Debate stunner: Hochul, Zeldin support idea of more housing

Candidates avoid real estate controversies; governor backs office-to-resi conversions

From left: Lee Zeldin and Kathy Hochul
From left: Lee Zeldin and Kathy Hochul (Getty)

Housing made a brief appearance at the only gubernatorial debate ahead of the Nov. 8 election. It was not a particularly insightful few minutes.

When asked about affordable housing, Rep. Lee Zeldin, the Republican nominee, acknowledged that the state needs more, but said investors are building in other states.

“They are sending their money elsewhere,” he said, lamenting that red tape and litigation slow development in New York.

The Suffolk County Republican did not propose any specific plans to increase housing, though he mentioned ramping up first-time homebuyer credits.

Gov. Kathy Hochul touted her administration’s $25 billion housing plan, which she projects will create or preserve 100,000 homes over five years. The Democrat from Buffalo also cited her administration’s emergency rental assistance program, though landlords have complained that tenants game the system to avoid eviction and paying rent.

“We have to continue helping those who were subjected to having a loss of income during the pandemic. They couldn’t make rent payments. Landlords were hurt, they were hurt,” Hochul said. “I’m the one who opened up billions of dollars my first week on the job to make sure we could help them be stabilized.” The fund was later exhausted, but its tenant protections continued.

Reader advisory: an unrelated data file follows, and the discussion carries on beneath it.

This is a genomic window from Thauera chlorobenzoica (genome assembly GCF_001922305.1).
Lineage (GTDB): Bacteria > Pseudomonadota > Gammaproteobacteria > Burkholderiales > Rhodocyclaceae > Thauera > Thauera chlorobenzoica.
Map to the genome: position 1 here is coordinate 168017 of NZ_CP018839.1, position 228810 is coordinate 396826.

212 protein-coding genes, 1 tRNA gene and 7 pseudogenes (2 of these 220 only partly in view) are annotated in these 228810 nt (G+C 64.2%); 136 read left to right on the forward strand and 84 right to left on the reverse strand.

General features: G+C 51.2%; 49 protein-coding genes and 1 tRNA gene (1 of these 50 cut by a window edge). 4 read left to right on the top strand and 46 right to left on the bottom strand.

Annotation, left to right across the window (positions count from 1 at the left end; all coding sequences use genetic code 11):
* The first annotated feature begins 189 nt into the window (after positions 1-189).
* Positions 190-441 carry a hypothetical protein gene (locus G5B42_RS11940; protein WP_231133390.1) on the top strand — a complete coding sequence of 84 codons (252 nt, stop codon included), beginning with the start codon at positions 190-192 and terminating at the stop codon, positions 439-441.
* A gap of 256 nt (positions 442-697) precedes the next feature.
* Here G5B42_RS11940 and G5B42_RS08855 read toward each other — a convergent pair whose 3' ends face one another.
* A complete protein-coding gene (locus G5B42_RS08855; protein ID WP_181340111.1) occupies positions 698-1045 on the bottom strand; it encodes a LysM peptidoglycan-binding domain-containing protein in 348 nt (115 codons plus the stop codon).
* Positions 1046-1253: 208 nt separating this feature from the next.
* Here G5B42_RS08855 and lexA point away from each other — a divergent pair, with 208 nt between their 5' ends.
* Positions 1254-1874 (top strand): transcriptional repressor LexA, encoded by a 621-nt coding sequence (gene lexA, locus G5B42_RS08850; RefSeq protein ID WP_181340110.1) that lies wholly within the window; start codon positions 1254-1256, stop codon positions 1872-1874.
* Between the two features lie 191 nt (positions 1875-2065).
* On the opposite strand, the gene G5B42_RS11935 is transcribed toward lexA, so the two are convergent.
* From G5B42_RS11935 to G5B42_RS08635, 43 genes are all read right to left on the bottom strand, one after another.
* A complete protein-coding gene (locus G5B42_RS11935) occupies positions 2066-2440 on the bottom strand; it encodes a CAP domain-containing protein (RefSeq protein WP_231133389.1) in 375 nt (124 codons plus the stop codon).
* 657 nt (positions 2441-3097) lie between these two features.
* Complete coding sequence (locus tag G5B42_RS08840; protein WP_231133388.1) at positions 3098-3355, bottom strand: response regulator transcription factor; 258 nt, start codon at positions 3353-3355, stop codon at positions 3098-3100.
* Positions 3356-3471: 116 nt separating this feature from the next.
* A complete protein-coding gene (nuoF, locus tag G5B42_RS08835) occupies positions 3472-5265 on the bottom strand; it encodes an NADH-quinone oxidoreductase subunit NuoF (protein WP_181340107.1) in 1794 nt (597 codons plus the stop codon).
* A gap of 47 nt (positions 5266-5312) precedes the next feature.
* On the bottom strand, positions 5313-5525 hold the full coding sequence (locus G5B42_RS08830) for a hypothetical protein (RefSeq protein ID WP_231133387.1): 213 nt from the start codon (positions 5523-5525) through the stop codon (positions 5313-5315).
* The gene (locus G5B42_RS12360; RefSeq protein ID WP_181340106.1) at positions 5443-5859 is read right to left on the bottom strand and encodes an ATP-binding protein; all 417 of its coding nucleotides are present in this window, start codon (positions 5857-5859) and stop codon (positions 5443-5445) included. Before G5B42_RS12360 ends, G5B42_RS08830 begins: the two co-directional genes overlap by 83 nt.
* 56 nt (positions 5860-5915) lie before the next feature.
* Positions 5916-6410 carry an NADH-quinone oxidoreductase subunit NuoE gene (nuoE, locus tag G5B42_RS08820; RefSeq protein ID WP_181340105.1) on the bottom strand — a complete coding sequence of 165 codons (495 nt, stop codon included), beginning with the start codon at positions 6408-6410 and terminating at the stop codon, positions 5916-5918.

The governor said zoning changes can do a lot to encourage housing construction, and mentioned transit-oriented development and plans to enable conversions of office space to residential in New York City.

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The Adams administration is expected to recommend ways to make conversions easier, which would likely require changes on both the city and state level. State funding approved in the past two years for conversions has not led to any such projects.

Early this year Hochul pitched allowing homeowners to add accessory dwelling units, but dropped the plan amid opposition. Zeldin framed the measure as an end to single-family homes.

Hochul is expected to revise the proposal next year without a mandate for localities, according to a Long Island legislator who has discussed it with her.

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Tuesday’s debate focused on crime and the economy, issues that are top of mind for many real estate professionals. Other major issues for the industry, such as good cause eviction, the rent stabilization law and the demise of 421a, were not mentioned in the hour-long debate.

When asked about the state’s process for awarding three new casino licenses, Zeldin emphasized the importance of “local control” and not said gambling venues “should not be jammed into areas that do not want it.”

Hochul agreed, noting that there is a siting process in place, but said it should not be held up. SL Green Realty and the Related Companies are vying for licenses to build casinos in Times Square and Hudson Yards, respectively.

Both candidates have received donations from the real estate, with Hochul pulling in cash from some of the biggest names in the industry. Real estate-funded political action committees, however, have run ads for Zeldin. Hochul recently said she is being outspent on television.